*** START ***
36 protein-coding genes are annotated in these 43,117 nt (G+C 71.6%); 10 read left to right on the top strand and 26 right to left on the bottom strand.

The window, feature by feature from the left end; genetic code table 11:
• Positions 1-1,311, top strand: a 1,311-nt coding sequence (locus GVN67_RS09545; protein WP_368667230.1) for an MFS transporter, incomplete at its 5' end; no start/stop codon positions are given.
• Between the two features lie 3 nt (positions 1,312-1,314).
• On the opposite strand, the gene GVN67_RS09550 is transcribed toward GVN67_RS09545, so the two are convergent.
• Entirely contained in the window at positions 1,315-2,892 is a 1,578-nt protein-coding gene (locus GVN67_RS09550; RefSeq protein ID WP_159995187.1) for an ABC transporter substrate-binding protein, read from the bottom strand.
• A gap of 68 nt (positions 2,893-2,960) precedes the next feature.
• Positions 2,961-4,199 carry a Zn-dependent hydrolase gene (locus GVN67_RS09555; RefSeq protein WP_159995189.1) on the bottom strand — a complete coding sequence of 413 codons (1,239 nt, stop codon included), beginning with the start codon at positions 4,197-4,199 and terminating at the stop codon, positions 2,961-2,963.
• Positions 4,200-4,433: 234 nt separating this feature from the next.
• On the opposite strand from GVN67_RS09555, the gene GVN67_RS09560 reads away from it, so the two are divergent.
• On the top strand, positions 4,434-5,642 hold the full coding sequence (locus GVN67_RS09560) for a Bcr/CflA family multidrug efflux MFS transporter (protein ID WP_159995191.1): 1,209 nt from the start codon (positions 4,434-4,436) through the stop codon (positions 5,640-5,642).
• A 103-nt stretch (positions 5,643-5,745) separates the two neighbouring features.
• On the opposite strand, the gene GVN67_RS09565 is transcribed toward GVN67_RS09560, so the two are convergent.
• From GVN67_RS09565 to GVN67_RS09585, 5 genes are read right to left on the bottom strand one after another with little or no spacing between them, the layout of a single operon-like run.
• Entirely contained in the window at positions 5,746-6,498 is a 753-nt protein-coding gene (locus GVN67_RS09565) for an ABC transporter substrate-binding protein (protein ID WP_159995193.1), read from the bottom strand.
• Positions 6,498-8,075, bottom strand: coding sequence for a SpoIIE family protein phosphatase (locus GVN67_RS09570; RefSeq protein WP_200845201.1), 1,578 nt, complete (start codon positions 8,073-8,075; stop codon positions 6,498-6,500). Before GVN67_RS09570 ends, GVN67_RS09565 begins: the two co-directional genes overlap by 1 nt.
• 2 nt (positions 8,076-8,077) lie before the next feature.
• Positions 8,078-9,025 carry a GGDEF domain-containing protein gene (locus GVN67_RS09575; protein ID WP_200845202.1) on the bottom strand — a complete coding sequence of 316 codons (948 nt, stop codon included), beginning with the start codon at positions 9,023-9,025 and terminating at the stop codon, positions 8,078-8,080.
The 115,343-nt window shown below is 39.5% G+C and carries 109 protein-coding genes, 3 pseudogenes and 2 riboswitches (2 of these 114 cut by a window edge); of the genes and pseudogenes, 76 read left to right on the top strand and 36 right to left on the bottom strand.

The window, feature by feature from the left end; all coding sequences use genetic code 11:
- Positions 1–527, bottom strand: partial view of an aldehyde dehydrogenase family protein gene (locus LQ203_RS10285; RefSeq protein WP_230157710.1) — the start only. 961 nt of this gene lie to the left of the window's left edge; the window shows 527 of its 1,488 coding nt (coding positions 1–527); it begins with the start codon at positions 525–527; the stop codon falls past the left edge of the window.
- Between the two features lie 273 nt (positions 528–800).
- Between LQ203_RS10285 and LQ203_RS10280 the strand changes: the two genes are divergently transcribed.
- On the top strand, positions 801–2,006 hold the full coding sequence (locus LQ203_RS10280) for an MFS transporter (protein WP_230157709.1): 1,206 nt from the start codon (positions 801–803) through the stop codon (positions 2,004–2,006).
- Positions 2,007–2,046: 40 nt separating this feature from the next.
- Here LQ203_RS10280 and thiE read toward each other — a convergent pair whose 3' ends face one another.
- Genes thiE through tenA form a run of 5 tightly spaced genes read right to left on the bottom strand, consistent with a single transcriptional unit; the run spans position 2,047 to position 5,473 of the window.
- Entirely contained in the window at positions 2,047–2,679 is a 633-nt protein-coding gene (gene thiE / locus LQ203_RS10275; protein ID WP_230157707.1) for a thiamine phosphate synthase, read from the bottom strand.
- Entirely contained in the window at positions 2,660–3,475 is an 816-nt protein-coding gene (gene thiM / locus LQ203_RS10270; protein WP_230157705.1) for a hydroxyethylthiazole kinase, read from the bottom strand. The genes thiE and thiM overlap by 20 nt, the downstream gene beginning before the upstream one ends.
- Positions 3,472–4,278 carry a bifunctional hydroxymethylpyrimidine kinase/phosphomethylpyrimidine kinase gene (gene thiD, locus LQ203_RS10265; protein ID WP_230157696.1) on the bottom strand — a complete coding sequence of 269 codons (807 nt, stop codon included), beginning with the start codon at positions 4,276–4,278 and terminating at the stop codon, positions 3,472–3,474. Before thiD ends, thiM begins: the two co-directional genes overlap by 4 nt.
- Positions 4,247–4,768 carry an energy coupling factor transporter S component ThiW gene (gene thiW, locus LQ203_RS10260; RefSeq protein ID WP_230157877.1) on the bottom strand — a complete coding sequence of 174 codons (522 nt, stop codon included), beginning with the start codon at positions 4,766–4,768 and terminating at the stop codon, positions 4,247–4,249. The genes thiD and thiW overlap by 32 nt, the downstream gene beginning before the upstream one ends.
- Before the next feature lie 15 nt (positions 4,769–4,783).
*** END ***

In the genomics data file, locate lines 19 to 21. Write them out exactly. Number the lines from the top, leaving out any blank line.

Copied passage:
The 115,343-nt window shown below is 39.5% G+C and carries 109 protein-coding genes, 3 pseudogenes and 2 riboswitches (2 of these 114 cut by a window edge); of the genes and pseudogenes, 76 read left to right on the top strand and 36 right to left on the bottom strand.

The window, feature by feature from the left end; all coding sequences use genetic code 11:
- Positions 1–527, bottom strand: partial view of an aldehyde dehydrogenase family protein gene (locus LQ203_RS10285; RefSeq protein WP_230157710.1) — the start only. 961 nt of this gene lie to the left of the window's left edge; the window shows 527 of its 1,488 coding nt (coding positions 1–527); it begins with the start codon at positions 525–527; the stop codon falls past the left edge of the window.